In Val-d’Or, Québec, the Sigma-Lamaque gold mine has been in operation since 1935. No mine closure plan was in place, coarse WRs and FTs cover 150 ha within the city limits that must now be efficiently revegetated. To do so, the revegetation of this area considered at low risk for contamination (Beauregard et al., 2012; Callender, 2014; Nadeau et al., 2016) with native species can be a successful strategy (Jackson et al., 1995; Larchevêque et al., 2013; Nadeau et al., 2016). White spruce is a dominant species of the boreal forest. Due to its ability to repopulate harsh environments and promote the subsequent establishment of a self-sustaining and more diverse ecosystem (Sutton, 1973), it is commonly used for land reclamation (Renault et al., 2004; Leewis et al., 2013; Onwuchekwa et al., 2014; Schoenmuth et al., 2015; Frerichs et al., 2017). A few healthy white spruce [Picea glauca (Moench) Voss] seedlings found naturally regenerating on the mine tailings revealed a mycorrhizal fungal community distinct from the neighboring ecosystems (Nadeau et al., 2016). Beneficial microorganisms discovered from the rhizosphere of seedlings can significantly ease plant growth and development – a major asset in a nutrient-depleted substrate like the Sigma-Lamaque gold mine tailings (Nguyen et al., 2006; Hoeksema et al., 2010). For instance, in tailings of a copper mine, fungal inoculation enhanced Japanese red pine (Pinus densiflora) seedlings performance (Zong et al., 2015). Similarly, in western Canada, Onwuchekwa et al. (2014) have shown that the inoculation of white spruce and jack pine (Pinus banksiana) with several fungal species (Hebeloma crustuliniforme, Suillus tomentosus, Laccaria bicolor) improved plant survival on oil sand tailings.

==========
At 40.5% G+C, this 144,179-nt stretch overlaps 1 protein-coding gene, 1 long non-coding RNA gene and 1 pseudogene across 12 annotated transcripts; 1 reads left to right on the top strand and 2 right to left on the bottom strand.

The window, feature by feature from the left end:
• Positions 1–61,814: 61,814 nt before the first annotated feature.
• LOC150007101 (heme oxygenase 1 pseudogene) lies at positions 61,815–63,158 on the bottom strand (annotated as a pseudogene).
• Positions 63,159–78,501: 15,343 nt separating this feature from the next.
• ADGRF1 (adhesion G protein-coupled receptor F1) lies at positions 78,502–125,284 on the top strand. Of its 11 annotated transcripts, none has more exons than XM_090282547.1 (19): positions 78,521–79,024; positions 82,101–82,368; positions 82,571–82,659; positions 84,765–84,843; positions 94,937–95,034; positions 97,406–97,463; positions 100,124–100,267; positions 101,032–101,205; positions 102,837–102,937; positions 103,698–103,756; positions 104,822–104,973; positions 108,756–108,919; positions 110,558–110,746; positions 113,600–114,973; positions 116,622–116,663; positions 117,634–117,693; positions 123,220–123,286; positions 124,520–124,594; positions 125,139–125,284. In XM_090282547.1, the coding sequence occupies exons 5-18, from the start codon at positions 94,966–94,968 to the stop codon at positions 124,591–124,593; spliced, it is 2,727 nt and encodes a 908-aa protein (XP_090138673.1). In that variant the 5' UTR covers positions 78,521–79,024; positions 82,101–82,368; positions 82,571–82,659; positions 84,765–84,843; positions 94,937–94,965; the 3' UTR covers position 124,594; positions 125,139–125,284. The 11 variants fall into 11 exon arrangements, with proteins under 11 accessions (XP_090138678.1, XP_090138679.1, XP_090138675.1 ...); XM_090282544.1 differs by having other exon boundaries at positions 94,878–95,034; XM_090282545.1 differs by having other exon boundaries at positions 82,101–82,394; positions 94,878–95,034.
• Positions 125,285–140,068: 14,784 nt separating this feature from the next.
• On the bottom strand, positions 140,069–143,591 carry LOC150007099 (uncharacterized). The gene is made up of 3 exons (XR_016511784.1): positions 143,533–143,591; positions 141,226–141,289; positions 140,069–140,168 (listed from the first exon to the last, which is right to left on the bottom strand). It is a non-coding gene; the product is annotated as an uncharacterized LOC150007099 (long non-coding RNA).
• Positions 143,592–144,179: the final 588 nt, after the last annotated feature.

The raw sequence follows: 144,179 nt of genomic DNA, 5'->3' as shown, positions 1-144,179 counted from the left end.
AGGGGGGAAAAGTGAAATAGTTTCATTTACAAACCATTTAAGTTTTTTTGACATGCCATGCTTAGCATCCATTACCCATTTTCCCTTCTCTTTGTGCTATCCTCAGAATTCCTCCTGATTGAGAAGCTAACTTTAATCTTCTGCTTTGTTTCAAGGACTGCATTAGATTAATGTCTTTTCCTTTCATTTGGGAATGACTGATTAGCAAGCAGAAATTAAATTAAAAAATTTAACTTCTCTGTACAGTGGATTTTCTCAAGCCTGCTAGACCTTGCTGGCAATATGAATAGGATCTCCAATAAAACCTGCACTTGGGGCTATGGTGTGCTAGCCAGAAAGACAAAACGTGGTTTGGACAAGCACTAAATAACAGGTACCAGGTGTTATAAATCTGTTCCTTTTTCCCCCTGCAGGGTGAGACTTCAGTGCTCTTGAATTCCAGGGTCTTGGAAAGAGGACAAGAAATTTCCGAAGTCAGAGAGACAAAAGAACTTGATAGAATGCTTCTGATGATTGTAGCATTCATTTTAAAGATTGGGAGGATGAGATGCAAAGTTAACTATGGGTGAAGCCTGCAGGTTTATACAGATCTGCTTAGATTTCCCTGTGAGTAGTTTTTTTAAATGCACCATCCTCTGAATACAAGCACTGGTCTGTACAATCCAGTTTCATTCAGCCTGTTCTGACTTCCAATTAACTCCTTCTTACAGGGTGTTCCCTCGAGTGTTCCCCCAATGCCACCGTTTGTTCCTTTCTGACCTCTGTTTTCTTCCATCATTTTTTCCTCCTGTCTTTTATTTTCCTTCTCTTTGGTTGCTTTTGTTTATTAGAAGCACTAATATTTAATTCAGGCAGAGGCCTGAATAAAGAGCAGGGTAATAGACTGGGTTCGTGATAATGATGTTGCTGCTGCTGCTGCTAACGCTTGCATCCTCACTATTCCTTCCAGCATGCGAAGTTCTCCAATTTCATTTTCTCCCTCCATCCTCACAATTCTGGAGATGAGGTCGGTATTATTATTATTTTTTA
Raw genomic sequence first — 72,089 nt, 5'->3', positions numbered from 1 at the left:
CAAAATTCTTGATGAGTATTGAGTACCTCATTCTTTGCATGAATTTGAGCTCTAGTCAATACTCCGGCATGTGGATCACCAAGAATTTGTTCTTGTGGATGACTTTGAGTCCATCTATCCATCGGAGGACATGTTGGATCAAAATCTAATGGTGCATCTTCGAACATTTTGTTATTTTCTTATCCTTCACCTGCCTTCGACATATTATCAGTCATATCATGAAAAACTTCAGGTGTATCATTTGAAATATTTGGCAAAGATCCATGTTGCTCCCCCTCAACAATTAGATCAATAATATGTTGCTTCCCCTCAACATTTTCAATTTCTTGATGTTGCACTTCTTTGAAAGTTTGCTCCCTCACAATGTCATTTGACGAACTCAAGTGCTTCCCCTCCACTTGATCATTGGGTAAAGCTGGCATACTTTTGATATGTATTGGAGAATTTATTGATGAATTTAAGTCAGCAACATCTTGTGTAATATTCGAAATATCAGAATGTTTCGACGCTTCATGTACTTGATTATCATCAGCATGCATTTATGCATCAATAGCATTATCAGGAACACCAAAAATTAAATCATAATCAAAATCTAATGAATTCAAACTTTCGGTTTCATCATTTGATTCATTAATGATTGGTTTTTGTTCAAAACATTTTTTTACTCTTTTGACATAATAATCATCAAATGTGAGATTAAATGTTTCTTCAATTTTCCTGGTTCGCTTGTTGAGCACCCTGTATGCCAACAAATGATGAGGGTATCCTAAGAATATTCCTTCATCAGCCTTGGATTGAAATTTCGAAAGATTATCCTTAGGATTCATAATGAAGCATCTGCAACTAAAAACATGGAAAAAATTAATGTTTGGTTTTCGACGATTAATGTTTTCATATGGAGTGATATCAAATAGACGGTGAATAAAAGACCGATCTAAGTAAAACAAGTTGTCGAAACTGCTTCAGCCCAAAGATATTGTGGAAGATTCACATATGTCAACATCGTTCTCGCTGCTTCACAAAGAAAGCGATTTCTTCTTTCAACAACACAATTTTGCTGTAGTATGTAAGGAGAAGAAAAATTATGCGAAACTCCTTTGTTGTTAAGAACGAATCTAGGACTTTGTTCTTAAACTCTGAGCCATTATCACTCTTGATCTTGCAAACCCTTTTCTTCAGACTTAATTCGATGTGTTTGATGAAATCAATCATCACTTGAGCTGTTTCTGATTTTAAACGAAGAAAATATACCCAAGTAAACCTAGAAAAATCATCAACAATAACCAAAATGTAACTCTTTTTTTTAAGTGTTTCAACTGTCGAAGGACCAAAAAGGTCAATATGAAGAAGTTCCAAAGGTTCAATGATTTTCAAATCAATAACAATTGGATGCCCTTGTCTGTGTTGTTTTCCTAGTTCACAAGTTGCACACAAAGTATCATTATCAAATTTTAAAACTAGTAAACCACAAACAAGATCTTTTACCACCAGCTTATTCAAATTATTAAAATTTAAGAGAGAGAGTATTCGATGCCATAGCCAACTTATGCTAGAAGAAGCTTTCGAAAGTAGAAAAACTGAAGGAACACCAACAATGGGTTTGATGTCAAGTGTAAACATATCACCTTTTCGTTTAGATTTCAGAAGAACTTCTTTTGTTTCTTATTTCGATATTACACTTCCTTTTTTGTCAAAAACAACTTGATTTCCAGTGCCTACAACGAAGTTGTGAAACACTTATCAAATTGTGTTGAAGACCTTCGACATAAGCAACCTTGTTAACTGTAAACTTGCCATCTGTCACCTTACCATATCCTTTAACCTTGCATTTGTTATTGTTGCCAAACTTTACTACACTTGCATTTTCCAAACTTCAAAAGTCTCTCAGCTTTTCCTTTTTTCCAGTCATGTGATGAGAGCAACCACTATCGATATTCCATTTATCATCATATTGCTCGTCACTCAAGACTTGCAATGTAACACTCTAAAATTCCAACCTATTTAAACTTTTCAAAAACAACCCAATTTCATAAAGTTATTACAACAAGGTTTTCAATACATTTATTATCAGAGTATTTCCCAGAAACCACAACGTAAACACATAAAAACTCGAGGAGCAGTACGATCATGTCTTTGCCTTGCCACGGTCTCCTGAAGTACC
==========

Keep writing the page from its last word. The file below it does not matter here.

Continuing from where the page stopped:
In addition to symbiotic fungi, rhizobacteria were also isolated from the rhizosphere of white spruce host naturally regenerating on the Sigma-Lamaque mining site. Like mycorrhizae, bacterial strains can increase plant performance as observed in coniferous tree species (Cardoso et al., 2011). As a matter of fact, the use of biofertilizers in agriculture is gaining popularity worldwide (Humphry et al., 2007; Baset Mia and Shamsuddin, 2010; Damir et al., 2011; Hrynkiewicz and Baum, 2011).
In nature, positive interactions between plant host and its symbionts occur through a number of mechanisms. Whether a beneficial microorganism is a biocontrol agent (Kropp and Langois, 1990; Pieterse et al., 2003), improves root development, water, and nutrient uptake (Blum et al., 2002; Allen, 2007; Vayssières et al., 2015) and/or limits the uptake of toxic compounds (Chaudhry et al., 2005), it co-exists with other organisms within the microbiome. Combinations of microbial strains or species may be neutral or even profitable to the plant host. However, some fungal and bacterial species can also behave like antagonists (Artursson et al., 2006; Uroz et al., 2007; Uroz et al., 2009). Plant–microbe interactions evolve with the development of a more complex ecosystem, with soil weathering and aging of the plant host (Mummey et al., 2002; Allen E.B. et al., 2003; Allen M.F. et al., 2003; Elliott et al., 2007).